Issola Spoilers vs. Orca Spoilers

Tue Mar 11 12:17:48 PST 2003

On Tue, 11 Mar 2003, Warlord wrote:

@> > Based on my (admittedly limited) sample of messages on this list, the
@> > traffic can be broken down into the following categories:
@> >
@> > A) Discussions about non-Dragaera things. (spoiler space,
@> > politics, history)
@> > B) Discussions about general topics. (Morganti, the method in which Paarfi
@> > is accustomed to expressing his thoughts, how to make Klava)
@> > C) Discussions of specific books.
@> > D) Bad jokes.
@> Hey, I put at least 10 minutes effort into that poem.
@> I direct a haughty Warlord Sneer in your general direction.

Yeah, I'm just jealous because I don't have the nerve to send the bad
jokes I write to the list.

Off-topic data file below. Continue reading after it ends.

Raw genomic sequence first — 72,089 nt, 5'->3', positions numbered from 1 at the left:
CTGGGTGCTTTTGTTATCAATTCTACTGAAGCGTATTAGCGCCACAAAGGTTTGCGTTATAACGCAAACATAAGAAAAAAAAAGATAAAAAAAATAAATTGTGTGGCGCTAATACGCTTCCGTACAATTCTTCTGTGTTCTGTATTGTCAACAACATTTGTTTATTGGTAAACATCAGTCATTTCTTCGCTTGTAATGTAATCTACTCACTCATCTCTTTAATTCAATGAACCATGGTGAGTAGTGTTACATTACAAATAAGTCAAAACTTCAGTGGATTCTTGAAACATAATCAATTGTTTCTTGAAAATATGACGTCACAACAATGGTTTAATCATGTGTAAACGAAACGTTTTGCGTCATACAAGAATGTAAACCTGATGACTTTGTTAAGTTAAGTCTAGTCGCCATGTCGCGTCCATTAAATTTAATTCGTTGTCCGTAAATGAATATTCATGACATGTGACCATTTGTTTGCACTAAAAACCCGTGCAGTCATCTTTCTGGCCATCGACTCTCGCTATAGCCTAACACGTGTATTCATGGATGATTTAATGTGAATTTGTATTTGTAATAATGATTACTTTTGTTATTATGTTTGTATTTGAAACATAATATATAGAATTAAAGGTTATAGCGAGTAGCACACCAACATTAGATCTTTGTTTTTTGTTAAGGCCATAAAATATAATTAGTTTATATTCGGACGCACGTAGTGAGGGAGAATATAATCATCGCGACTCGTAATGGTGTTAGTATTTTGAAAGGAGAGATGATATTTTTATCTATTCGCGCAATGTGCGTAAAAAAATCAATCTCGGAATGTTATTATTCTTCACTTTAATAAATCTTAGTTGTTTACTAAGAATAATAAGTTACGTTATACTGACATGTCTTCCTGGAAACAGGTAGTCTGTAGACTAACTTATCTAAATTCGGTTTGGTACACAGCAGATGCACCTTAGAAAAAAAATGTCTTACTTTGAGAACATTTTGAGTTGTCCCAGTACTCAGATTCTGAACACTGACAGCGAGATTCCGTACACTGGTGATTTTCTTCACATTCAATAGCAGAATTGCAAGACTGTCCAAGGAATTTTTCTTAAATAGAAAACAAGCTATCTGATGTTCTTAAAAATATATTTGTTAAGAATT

@> > Only category C really needs to be marked, and that actually appears to be
@> > the smallest category (as you'd expect it to be, unless a new
@> > book has just come out).
@> The book title and "spoiler" in the subject line is sufficient.
@> If more is required, then so is discipline.

Many people, such as, say, me, have mail clients that helpfully go to the
next unread message when you signal them that you're done with the one
you're on. This is why spoiler space was invented in the first place; it
gives people the opportunity to see a blank page when the new message
loads up, with a warning in it saying that they shouldn't scroll
down. This feature is a lot more important in text-based clients (such as
Pine, which I'm using), because these generally don't include multiple
panes that you can use to read subject lines at the same time as you're
reading an individual message, so actually reading the subject line to see
if the next message involved spoilers would involve lots of moving in and
out of various text menus.

The best way to handle this would actually be to have a spoiler mail
header that would be read by clients, which would present some kind of
warning when hitting a spoilery message (which would include the contents
of the header). Somebody should get in touch with the IETF about this.